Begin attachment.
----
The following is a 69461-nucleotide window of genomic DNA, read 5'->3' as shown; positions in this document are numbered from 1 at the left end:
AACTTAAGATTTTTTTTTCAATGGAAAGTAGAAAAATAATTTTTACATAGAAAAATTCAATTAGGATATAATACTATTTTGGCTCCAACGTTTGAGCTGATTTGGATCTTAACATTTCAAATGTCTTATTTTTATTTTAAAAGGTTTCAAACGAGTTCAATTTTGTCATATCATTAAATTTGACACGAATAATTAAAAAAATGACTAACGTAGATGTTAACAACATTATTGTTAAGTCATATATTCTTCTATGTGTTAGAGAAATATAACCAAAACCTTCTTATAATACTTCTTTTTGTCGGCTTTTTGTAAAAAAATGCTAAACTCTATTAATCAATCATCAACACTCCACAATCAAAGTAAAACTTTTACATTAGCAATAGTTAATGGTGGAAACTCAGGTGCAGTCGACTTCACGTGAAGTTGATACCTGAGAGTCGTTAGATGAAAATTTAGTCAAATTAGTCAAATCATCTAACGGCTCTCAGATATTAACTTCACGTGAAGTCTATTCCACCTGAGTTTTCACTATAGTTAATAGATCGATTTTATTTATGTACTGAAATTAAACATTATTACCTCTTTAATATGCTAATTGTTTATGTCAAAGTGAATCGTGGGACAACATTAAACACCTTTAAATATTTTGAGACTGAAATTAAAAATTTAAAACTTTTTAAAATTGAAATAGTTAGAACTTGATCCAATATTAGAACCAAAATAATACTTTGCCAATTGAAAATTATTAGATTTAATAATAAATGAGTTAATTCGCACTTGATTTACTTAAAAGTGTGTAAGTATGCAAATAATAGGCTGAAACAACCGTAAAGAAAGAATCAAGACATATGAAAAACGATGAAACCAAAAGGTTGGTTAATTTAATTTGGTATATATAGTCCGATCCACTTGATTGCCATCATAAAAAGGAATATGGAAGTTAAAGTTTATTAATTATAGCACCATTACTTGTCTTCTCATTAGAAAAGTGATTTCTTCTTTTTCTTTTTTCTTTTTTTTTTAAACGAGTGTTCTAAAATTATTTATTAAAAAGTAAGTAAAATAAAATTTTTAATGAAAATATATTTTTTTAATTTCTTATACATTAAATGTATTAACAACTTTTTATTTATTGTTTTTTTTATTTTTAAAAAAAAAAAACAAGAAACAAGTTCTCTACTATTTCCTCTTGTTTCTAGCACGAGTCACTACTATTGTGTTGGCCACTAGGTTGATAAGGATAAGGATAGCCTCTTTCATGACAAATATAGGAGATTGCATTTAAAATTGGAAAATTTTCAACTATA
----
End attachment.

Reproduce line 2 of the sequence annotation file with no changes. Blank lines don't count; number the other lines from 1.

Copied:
AACTTAAGATTTTTTTTTCAATGGAAAGTAGAAAAATAATTTTTACATAGAAAAATTCAATTAGGATATAATACTATTTTGGCTCCAACGTTTGAGCTGATTTGGATCTTAACATTTCAAATGTCTTATTTTTATTTTAAAAGGTTTCAAACGAGTTCAATTTTGTCATATCATTAAATTTGACACGAATAATTAAAAAAATGACTAACGTAGATGTTAACAACATTATTGTTAAGTCATATATTCTTCTATGTGTTAGAGAAATATAACCAAAACCTTCTTATAATACTTCTTTTTGTCGGCTTTTTGTAAAAAAATGCTAAACTCTATTAATCAATCATCAACACTCCACAATCAAAGTAAAACTTTTACATTAGCAATAGTTAATGGTGGAAACTCAGGTGCAGTCGACTTCACGTGAAGTTGATACCTGAGAGTCGTTAGATGAAAATTTAGTCAAATTAGTCAAATCATCTAACGGCTCTCAGATATTAACTTCACGTGAAGTCTATTCCACCTGAGTTTTCACTATAGTTAATAGATCGATTTTATTTATGTACTGAAATTAAACATTATTACCTCTTTAATATGCTAATTGTTTATGTCAAAGTGAATCGTGGGACAACATTAAACACCTTTAAATATTTTGAGACTGAAATTAAAAATTTAAAACTTTTTAAAATTGAAATAGTTAGAACTTGATCCAATATTAGAACCAAAATAATACTTTGCCAATTGAAAATTATTAGATTTAATAATAAATGAGTTAATTCGCACTTGATTTACTTAAAAGTGTGTAAGTATGCAAATAATAGGCTGAAACAACCGTAAAGAAAGAATCAAGACATATGAAAAACGATGAAACCAAAAGGTTGGTTAATTTAATTTGGTATATATAGTCCGATCCACTTGATTGCCATCATAAAAAGGAATATGGAAGTTAAAGTTTATTAATTATAGCACCATTACTTGTCTTCTCATTAGAAAAGTGATTTCTTCTTTTTCTTTTTTCTTTTTTTTTTAAACGAGTGTTCTAAAATTATTTATTAAAAAGTAAGTAAAATAAAATTTTTAATGAAAATATATTTTTTTAATTTCTTATACATTAAATGTATTAACAACTTTTTATTTATTGTTTTTTTTATTTTTAAAAAAAAAAAACAAGAAACAAGTTCTCTACTATTTCCTCTTGTTTCTAGCACGAGTCACTACTATTGTGTTGGCCACTAGGTTGATAAGGATAAGGATAGCCTCTTTCATGACAAATATAGGAGATTGCATTTAAAATTGGAAAATTTTCAACTATA